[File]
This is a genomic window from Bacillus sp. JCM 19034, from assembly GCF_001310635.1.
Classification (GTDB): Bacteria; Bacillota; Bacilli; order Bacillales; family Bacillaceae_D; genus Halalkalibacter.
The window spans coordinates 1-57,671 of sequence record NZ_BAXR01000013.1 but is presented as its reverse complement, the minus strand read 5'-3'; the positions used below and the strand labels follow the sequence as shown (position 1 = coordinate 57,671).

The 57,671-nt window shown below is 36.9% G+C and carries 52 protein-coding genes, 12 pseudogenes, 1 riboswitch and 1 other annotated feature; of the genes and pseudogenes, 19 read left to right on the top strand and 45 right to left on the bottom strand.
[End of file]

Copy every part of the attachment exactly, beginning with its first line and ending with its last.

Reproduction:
This is a genomic window from Bacillus sp. JCM 19034, from assembly GCF_001310635.1.
Classification (GTDB): Bacteria; Bacillota; Bacilli; order Bacillales; family Bacillaceae_D; genus Halalkalibacter.
The window spans coordinates 1-57,671 of sequence record NZ_BAXR01000013.1 but is presented as its reverse complement, the minus strand read 5'-3'; the positions used below and the strand labels follow the sequence as shown (position 1 = coordinate 57,671).

The 57,671-nt window shown below is 36.9% G+C and carries 52 protein-coding genes, 12 pseudogenes, 1 riboswitch and 1 other annotated feature; of the genes and pseudogenes, 19 read left to right on the top strand and 45 right to left on the bottom strand.